5. Skill sets you will need
As I’ve said before, sometimes there will be considerable pressure on us and you need to be able to deal with it. You may have to take difficult decisions on your own and at any time, depending on the situation and the oil company.
Some oil companies will give you the freedom, and very high responsibility, of taking important decisions. Others will want to make decisions together as a team. More and more this is a joint effort and the onshore team will also be evaluating the more complex situations, day or night. After all it’s in everyone’s best interest that the operation runs as smoothly as possible.
You will have to work with multicultural and multidisciplinary teams. Being social and knowing more than one language is a big bonus here as you will be living with these people at the wellsite for weeks.
Good computer skills, hardware and software, are a great bonus these days as well. Especially in an age when everything tends to become more and more digital and automated.
Critical and analytical thinking are very important. For example, you need to know when the data you are looking at is good and reliable or if it’s poor quality. Mathematical skills are also vital for data analysis.
6. How to start working in wellsite geology
This is one of the most frequent questions I get asked.
Keep in mind that I’m talking from a European perspective. From what I have read it seems things might be different in North America, but since I’ve never worked there I can’t say for sure.
As I mentioned before, we are usually consultants. Consultants normally work through agencies who have contacts and can find contracts for you. These contracts are for assignments and projects with oil companies.
Both agencies and oil companies will prefer you to have some previous field experience.
What does that mean?
It means you need to start working in the oilfields some years before, to get some experience. It’s unlikely you will get hired straight out of university for a job that requires you to supervise a few teams if you don’t know what they do and how they do it.
6.1. The traditional path of mudlogging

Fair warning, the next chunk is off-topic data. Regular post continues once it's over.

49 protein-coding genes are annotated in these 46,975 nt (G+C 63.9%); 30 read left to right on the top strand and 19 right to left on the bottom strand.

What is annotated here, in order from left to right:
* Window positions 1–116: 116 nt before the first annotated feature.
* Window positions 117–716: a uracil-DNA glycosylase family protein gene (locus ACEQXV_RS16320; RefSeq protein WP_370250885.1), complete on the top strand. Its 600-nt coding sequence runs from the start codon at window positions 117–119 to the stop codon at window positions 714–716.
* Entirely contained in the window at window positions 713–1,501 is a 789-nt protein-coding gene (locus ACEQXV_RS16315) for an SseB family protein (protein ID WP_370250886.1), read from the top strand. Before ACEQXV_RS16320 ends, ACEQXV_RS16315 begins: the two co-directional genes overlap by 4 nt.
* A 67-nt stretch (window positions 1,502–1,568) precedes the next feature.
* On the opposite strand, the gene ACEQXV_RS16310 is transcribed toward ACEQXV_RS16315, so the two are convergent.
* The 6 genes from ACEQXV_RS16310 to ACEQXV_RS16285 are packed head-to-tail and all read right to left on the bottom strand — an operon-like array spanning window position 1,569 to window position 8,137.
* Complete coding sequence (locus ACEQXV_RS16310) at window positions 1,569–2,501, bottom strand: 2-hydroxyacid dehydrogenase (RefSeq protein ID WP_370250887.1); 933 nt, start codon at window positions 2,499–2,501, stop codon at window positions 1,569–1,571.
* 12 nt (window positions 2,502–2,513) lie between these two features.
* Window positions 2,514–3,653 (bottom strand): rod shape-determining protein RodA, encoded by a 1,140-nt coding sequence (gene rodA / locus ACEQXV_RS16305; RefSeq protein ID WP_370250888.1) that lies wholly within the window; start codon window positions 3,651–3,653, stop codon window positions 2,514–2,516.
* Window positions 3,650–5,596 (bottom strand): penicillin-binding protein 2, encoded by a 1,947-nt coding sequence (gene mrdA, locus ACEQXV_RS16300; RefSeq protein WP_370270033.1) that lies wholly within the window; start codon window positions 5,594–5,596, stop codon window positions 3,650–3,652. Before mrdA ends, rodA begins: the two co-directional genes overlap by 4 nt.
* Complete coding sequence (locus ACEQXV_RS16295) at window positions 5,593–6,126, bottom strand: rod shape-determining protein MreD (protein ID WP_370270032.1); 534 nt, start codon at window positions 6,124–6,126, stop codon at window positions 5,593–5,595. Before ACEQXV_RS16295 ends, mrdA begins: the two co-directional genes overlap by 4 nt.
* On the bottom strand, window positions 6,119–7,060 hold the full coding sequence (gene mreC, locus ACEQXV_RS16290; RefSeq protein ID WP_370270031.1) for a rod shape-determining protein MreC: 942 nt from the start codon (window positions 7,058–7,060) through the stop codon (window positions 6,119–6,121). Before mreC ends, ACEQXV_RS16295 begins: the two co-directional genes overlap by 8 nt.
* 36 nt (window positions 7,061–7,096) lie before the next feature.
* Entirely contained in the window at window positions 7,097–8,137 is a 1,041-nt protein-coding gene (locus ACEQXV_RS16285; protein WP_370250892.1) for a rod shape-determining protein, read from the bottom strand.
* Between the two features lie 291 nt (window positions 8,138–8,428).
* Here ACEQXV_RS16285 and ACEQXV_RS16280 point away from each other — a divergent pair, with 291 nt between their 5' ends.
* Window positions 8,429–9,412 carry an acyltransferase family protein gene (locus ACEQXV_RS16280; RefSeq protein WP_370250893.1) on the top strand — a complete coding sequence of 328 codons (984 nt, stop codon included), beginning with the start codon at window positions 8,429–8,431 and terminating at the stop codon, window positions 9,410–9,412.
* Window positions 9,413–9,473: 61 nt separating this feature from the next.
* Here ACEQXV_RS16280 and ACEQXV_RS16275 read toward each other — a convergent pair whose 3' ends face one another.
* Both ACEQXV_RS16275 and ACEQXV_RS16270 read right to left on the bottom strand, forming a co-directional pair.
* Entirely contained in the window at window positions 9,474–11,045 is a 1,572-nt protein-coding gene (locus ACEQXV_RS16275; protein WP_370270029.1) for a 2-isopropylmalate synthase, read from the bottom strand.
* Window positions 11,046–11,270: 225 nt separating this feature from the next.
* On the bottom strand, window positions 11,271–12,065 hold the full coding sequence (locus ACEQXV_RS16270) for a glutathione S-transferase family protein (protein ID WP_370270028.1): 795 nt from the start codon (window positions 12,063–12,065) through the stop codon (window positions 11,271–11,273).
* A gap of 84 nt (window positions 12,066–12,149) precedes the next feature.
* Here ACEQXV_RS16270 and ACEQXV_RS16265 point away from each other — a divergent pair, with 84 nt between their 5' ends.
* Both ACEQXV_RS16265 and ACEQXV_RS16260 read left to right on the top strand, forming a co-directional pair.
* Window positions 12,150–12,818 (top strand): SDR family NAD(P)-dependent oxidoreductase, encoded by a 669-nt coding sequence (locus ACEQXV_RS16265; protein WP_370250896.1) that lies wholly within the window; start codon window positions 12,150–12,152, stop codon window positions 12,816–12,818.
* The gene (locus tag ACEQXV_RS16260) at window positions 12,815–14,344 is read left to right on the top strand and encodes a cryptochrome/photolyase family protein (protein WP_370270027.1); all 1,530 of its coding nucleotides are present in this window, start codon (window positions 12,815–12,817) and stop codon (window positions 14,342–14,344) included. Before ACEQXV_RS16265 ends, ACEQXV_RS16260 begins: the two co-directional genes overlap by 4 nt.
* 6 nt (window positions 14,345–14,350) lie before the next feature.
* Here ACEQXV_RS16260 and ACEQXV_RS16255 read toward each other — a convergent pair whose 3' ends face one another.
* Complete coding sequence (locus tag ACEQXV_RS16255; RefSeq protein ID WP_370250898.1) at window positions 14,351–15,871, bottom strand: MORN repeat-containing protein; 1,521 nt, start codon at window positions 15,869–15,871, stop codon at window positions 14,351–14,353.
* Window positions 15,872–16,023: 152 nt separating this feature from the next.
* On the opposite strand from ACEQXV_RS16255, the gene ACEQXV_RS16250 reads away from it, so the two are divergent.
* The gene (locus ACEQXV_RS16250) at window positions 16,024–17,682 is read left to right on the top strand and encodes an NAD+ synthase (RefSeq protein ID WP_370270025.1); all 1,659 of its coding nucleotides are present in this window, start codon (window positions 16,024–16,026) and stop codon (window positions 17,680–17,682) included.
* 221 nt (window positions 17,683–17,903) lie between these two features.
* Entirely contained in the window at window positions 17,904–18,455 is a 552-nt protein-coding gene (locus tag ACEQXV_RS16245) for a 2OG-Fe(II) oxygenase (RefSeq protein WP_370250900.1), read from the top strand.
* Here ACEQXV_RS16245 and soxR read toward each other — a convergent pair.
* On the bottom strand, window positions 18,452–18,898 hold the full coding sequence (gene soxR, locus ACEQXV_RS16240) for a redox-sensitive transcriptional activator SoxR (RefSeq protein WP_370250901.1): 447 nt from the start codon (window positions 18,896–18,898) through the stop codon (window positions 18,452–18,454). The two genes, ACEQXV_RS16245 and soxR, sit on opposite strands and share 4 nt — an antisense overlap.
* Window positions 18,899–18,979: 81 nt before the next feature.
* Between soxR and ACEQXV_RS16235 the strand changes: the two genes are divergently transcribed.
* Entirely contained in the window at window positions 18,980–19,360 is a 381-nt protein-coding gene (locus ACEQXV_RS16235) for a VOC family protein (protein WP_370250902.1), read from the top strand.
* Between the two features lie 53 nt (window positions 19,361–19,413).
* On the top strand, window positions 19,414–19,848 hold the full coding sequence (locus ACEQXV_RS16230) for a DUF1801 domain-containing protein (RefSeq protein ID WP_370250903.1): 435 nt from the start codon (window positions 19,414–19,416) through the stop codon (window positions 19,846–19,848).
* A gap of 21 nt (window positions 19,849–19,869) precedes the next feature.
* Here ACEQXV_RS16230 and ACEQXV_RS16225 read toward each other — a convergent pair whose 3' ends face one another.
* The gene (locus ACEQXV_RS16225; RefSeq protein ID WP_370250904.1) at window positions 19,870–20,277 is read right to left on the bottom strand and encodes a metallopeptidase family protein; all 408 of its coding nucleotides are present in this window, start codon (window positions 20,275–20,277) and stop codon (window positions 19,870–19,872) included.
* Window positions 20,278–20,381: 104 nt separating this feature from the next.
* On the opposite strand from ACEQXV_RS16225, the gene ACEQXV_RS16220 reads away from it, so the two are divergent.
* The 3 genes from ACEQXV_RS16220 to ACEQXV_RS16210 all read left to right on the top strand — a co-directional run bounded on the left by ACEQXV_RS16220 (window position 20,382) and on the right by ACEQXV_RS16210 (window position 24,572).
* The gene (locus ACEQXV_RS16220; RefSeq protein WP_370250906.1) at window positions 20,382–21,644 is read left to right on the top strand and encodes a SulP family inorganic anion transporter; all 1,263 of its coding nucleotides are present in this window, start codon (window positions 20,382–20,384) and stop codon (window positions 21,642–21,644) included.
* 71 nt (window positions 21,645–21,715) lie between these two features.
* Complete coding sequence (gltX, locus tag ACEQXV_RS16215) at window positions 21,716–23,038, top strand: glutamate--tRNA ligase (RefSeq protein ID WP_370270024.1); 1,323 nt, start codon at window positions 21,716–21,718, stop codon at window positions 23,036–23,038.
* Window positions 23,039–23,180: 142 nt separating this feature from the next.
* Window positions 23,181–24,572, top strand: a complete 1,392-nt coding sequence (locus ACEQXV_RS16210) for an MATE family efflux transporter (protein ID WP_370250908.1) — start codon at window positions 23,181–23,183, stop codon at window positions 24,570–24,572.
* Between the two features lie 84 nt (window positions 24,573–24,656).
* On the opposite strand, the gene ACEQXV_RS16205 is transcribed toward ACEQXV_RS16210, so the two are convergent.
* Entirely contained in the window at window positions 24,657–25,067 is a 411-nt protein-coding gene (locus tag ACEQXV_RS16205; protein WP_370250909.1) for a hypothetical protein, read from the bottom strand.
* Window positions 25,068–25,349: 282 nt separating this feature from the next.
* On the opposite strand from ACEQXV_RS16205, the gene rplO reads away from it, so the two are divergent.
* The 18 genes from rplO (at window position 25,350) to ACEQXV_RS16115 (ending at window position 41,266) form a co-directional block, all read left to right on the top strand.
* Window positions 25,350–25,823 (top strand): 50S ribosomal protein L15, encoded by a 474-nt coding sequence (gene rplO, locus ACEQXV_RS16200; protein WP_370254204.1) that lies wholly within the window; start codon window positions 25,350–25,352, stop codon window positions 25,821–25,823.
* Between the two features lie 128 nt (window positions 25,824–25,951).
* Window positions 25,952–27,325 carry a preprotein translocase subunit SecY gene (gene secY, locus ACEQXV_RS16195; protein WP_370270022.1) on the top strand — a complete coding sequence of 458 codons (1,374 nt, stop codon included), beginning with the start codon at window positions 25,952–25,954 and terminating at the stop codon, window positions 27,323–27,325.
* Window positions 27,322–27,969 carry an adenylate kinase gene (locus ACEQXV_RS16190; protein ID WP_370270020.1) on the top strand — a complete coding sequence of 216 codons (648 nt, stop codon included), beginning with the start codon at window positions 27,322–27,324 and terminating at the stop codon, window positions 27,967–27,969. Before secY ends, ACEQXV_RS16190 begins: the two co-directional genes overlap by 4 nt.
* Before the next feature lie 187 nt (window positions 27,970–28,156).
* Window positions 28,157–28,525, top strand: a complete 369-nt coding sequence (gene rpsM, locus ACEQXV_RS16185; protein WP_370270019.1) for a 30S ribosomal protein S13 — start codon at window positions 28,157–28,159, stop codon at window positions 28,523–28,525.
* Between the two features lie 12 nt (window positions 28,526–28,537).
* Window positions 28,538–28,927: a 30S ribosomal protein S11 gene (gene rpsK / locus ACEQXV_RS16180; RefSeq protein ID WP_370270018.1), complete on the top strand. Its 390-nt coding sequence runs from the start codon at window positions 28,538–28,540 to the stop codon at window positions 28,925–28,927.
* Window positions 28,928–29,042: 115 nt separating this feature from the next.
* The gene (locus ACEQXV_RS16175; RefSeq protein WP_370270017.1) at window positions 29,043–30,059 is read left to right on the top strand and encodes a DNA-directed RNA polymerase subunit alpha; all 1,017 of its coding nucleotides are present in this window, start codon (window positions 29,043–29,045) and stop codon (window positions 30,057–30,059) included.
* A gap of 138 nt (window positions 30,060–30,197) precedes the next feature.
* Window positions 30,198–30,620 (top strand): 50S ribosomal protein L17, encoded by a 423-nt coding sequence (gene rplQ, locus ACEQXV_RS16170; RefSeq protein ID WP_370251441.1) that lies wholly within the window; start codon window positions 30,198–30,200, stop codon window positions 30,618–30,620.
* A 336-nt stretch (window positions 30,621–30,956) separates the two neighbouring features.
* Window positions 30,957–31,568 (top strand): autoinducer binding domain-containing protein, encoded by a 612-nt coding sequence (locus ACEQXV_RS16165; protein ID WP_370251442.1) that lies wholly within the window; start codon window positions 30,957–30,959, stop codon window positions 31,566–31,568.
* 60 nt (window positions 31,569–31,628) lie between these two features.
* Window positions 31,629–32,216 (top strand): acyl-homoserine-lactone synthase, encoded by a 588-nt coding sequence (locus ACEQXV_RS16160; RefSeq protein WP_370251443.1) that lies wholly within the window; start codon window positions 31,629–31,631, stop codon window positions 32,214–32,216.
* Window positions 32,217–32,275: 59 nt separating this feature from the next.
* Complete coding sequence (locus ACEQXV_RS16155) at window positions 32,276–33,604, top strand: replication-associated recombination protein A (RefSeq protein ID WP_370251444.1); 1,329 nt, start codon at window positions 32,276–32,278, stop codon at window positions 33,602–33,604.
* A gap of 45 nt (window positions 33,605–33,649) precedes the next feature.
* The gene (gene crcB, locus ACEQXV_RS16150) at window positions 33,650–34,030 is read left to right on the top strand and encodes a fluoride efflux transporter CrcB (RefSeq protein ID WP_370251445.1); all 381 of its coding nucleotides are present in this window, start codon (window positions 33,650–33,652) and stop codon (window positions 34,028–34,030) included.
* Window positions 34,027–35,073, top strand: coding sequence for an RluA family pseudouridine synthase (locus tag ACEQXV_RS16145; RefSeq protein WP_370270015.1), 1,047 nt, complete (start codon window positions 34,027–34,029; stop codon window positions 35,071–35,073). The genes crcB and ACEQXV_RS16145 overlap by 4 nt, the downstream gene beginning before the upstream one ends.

Although I now work as a consultant geologist, I started out in mudlogging. I did it for almost six years.
If you are here reading this you are probably a mudlogger, have been one in that past or at least know what a mudlogger is.
I’ll still have to explain what mudlogging and a mudlogger is for anyone who doesn’t know.
6.2. Working in mudlogging
mudlogging services are composed by a team who collects several sets of geological and digital data from the wellbore while monitoring several other parameters at the same time. The team is divided into sample catchers, mudloggers and data engineers. Most of the time it’s just mudloggers and data engineers. There are other positions, like pressure engineer, but these are not a constant.
There will be 2 of each to cover the 24 hour period, so they’ll work 12 hour shifts. In some cases the oil company may only want one data engineer and two mudloggers. In this situation, the mudlogger should have experience as they’ll take the data engineer’s responsibilities when alone. Other team member combinations are possible and vary depending on the oil company requirements.
The team works in a container unit that connects to a multitude of sensors spread throughout the rig and which are constantly acquiring data. Even when there’s no drilling operations.
In this unit they also process the rock samples that come out of the borehole during drilling operations. That means washing the samples, preparing them for observation, performing several standardized tests and packing them for transportation.
6.3. Sample catcher, mudlogger and mudlogging data engineer
A Sample Catcher does just that. They catch and prepare the rock samples. This is the most basic position and it’s meant for inexperienced people to learn about the rig and the oilfield work environment.
The usual career progression for geologists is to start as a sample catcher and from there progress to mudlogger. I was hired directly as a mudlogger and had a couple of weeks of training before being sent to work in a rig. If you don’t have training you’ll probably be sent to the wellsite as a sample catcher for a couple of weeks to learn the basics.